Newswise — What would have happened if a trade war had broken out after the Great Recession?

New research from the University of Chicago Booth School of Business lays out a framework for how to answer that question.

In his paper "Trade Wars and Trade Talk with Data," forthcoming in American Economic Review, Ralph Ossa, associate professor of economics, looks at tariffs that would be levied if there were no fear of retaliation; retaliatory tariffs in a worldwide trade war; and tariffs that are negotiated cooperatively.

Ossa said an interesting result he found is that we have already reaped most of the possible gains with tariff negotiation — if you compare the worst-case scenario of all-out trade war and the best-case scenario of perfectly smooth negotiations — and tariffs are relatively low.

What you have left are politically sensitive industries (for example, agriculture) and non-tariff barriers, like regulations.

Non-tariff barriers create opportunities for negotiation. "Now one thing you could achieve with such a trade agreement, for example, is to mutually recognize your standards," he says.

So if a car passes regulatory muster in the U.S., it also would in the European Union, and vice versa. The difficulty is reaching regulatory agreement among the 160 members of the World Trade Organization, or WTO.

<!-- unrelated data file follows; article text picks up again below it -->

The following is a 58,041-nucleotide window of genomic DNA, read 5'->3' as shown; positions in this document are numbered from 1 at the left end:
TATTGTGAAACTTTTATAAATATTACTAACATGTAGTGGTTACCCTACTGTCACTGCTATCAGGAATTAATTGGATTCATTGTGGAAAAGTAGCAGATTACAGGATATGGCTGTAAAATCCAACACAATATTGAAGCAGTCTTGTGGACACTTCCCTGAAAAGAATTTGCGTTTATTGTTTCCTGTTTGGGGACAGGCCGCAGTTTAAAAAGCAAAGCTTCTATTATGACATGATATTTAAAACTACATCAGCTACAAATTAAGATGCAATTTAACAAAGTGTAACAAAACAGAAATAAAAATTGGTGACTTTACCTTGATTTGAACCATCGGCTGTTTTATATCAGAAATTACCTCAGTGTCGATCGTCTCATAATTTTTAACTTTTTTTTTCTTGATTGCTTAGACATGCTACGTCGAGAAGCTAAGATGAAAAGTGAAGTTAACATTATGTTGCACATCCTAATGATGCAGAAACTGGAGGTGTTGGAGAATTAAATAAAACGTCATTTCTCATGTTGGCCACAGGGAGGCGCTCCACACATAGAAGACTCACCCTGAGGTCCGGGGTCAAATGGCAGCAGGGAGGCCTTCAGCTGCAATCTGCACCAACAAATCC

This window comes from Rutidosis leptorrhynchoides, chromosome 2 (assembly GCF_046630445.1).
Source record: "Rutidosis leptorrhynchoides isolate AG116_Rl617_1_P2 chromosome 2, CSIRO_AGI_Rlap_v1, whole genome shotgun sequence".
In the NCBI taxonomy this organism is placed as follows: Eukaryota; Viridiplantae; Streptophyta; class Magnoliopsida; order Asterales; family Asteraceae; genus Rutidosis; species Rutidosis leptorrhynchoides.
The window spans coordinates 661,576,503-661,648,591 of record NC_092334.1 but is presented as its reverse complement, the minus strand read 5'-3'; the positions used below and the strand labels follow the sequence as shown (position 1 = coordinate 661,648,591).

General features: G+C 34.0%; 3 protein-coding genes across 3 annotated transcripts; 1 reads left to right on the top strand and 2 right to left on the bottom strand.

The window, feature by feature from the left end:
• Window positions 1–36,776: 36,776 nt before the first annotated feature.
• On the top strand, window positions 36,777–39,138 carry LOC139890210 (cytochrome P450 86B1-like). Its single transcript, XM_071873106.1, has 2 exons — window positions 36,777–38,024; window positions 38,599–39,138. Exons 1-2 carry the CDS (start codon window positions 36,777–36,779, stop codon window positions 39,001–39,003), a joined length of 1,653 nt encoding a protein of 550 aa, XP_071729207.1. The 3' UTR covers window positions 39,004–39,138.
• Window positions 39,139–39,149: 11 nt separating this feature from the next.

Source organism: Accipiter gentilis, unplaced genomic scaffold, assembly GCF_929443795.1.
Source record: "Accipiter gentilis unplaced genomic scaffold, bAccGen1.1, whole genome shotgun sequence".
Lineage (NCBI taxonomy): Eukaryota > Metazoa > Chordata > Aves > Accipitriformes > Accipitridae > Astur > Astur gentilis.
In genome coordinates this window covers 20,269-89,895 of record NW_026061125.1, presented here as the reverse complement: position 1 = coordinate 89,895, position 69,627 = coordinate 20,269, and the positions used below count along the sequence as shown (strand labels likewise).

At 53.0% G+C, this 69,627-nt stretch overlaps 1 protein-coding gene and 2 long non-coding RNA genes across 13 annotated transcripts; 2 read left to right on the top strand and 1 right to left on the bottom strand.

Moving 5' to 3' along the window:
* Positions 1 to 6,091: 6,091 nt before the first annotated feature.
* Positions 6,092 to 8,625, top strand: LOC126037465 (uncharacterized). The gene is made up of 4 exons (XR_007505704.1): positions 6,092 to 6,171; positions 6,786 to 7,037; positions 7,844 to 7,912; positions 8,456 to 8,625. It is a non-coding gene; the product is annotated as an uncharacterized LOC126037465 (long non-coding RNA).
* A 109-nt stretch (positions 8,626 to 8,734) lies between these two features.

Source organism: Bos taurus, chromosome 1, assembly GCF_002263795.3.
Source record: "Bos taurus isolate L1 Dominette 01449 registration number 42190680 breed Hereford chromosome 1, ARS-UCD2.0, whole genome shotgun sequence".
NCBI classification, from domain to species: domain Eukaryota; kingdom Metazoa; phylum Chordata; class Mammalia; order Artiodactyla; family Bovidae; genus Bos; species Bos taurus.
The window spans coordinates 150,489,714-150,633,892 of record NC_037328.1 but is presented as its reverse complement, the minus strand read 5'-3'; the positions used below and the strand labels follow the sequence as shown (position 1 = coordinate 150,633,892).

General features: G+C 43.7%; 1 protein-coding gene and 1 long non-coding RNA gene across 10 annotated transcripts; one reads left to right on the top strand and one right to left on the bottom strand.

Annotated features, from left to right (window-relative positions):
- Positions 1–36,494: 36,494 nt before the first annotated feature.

There are two interpretations of the paper, Ossa writes: Either that the framework is a maintained hypothesis or a tested hypothesis. "In the former case, they can be viewed as answers to questions of immediate policy relevance. … In the latter case, they can be interpreted as suggestive of the plausibility of some of the leading models of trade policymaking."

A lot of Ossa’s thinking was inspired by the Great Depression, during which there was a full-blown trade war with crippling tariffs.

"And during the Great Recession, there was a lot of worry in the media that something similar might happen, that basically things might get out of control and we might end up in a trade war. I figured that we don’t really have any sense of what would actually happen in such a trade war other than the historical experience."

"Trade Wars and Trade Talk with Data" is a start, and Ossa hopes that others take the framework he has laid out and build off of it.

"Basically no one has made these calculations before, no one has taken the basic models of trade policy and tried to work out what the quantitative predictions are — if you calculated what the trade war would look like, what the ideal trade negotiations would look like if you worked it out," he says.